A risk perception study conducted recently in China and India by NUS researchers showed that people overestimated the likelihood of events with low true frequency (such as death from terrorist attack and food poisoning), but underestimated the likelihood of events with high true frequency (such as cybercrime). Survey participants also generally overestimated others’ risk perception. Such findings highlight the disparity between actual risk and perceived risk, and underscores the importance of the new Institute’s role in Asia to enhance public understanding of risk. The survey also showed that interestingly, Chinese and Indian participants are most worried about different risks – the former is economic while the latter is environmental. Asia provides a diverse test bed and findings may be applicable to countries outside of Asia.
The Institute will undertake in-depth international research with an Asia-centric focus to offer decision makers in governments and businesses in the region access to previously unavailable data and information to positively inform their actions and policies. It will undertake up to 30 research projects in the first five years, and may focus on research areas where the Foundation and NUS have deep expertise and strategic interests. Where applicable, the projects will be conducted in collaboration with local and international institutions. The Institute will also partner governments and businesses on joint research projects and ad-hoc consultancies to enhance their assessment of risk and improve their decision making.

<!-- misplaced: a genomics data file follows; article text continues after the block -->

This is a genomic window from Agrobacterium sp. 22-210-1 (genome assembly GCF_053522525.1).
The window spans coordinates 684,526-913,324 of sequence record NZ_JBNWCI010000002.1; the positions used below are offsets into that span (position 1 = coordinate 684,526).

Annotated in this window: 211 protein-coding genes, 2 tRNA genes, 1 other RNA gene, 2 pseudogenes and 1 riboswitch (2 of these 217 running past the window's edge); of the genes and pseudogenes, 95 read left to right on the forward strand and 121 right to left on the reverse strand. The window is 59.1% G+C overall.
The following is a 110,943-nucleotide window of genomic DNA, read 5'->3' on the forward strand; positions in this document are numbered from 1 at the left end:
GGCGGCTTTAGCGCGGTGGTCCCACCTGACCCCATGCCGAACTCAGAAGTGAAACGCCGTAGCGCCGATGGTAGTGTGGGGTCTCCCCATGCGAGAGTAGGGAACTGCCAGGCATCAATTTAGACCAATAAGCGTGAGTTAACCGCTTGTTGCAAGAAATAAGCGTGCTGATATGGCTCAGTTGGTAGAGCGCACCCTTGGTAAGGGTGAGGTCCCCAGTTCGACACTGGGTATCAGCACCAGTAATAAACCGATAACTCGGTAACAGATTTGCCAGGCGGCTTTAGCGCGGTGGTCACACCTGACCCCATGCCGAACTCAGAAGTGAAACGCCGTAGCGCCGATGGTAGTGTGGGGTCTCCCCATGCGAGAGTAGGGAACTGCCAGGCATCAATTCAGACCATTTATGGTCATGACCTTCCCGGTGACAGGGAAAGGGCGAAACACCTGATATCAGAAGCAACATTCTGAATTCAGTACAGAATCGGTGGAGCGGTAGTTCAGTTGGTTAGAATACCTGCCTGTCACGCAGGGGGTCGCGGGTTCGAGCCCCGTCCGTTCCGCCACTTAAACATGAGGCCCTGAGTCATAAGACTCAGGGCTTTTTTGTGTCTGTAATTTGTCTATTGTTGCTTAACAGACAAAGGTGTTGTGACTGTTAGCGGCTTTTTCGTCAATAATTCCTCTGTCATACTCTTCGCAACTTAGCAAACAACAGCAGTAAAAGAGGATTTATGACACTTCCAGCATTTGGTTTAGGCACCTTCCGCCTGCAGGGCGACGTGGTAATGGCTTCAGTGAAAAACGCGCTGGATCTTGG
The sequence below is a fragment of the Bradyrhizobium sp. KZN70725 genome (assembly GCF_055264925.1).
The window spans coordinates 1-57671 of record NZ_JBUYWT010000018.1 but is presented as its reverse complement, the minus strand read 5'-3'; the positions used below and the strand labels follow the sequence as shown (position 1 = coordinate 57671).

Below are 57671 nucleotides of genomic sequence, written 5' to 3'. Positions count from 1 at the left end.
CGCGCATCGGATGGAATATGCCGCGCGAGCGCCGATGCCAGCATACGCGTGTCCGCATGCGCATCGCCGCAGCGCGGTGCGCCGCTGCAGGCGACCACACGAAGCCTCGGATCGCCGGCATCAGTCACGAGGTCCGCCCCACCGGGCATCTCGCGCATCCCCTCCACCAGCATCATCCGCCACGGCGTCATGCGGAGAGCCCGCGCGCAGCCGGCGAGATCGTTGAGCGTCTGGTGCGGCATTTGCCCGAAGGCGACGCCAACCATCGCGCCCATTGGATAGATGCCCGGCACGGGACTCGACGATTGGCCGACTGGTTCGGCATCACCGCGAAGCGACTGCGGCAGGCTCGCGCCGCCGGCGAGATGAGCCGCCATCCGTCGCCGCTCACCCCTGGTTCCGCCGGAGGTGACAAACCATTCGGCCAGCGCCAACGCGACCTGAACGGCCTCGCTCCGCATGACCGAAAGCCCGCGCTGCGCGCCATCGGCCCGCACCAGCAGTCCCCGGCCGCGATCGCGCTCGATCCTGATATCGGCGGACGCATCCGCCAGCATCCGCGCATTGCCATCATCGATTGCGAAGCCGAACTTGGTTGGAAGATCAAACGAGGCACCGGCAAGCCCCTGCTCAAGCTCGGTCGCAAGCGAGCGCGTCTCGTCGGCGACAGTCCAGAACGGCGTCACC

The Institute will also attract top risk experts from across the world to collaborate and exchange ideas and knowledge. It aims to attract up to 20 distinguished visiting faculty in the first five years to complement and provide further thought leadership based on their field of expertise in risk communication. It plans to offer up to 30 Fellowships in the first five years, for the best young scholars in the region to pursue research related to risk communication.
As part of its outreach efforts, the Institute will also conduct training programmes for industry and government leaders, and organise conferences to bring experts together, to forge closer networks and collaboration on risk communication across Asia.
The Institute will train 25 Masters, PhDs and post-doctorates in the first five years. Two PhD scholarships in risk communication will be awarded each year, with preference given to PhD students from disadvantaged or under-represented communities.